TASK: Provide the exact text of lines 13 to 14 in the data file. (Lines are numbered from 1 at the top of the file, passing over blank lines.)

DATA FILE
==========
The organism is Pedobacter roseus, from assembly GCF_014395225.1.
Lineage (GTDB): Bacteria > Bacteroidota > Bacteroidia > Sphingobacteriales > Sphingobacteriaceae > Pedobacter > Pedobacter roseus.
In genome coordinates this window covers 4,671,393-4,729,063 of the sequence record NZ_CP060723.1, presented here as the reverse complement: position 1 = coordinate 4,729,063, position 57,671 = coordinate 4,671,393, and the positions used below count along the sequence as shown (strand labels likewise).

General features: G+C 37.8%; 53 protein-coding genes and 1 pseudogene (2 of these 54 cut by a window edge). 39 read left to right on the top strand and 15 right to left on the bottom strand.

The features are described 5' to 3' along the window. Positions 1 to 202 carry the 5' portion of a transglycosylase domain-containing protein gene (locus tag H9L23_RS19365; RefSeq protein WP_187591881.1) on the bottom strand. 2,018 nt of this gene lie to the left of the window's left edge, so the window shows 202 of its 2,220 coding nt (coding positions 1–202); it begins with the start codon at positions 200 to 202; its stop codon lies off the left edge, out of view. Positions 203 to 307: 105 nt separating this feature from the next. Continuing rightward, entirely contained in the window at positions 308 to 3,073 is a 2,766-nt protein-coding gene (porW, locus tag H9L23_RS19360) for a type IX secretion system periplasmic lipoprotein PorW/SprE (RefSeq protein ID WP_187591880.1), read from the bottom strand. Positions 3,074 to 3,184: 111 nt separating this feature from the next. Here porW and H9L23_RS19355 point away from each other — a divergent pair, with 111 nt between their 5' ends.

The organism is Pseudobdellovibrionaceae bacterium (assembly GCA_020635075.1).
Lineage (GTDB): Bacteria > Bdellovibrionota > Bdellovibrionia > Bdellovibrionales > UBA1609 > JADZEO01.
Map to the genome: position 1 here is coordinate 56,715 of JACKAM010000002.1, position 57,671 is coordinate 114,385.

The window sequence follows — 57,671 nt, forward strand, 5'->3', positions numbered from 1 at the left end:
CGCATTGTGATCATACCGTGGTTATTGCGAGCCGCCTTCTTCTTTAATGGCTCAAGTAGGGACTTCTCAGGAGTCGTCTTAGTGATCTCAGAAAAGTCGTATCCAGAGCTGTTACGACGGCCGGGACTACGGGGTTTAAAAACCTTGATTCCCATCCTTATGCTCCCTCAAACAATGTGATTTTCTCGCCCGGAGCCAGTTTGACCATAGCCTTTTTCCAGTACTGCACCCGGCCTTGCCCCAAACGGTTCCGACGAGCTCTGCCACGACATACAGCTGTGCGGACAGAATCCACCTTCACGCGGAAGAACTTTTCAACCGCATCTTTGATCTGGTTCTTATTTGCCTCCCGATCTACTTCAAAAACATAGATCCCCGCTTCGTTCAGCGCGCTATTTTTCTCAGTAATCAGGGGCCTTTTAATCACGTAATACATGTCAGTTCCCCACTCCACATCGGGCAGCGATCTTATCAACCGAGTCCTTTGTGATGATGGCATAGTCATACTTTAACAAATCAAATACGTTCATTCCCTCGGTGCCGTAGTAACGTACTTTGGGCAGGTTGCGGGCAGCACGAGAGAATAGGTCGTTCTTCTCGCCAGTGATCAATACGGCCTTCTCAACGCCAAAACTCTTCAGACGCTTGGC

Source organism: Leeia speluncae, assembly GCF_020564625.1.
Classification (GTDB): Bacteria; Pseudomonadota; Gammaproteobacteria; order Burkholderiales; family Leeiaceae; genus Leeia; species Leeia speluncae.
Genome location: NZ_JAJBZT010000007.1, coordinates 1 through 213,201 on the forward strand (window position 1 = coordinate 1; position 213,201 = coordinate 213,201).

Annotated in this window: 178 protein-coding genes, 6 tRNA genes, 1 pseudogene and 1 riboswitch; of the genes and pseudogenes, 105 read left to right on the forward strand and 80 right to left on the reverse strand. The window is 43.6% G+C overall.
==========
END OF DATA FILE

Genome location: NZ_JAJBZT010000007.1, coordinates 1 through 213,201 on the forward strand (window position 1 = coordinate 1; position 213,201 = coordinate 213,201).

Annotated in this window: 178 protein-coding genes, 6 tRNA genes, 1 pseudogene and 1 riboswitch; of the genes and pseudogenes, 105 read left to right on the forward strand and 80 right to left on the reverse strand. The window is 43.6% G+C overall.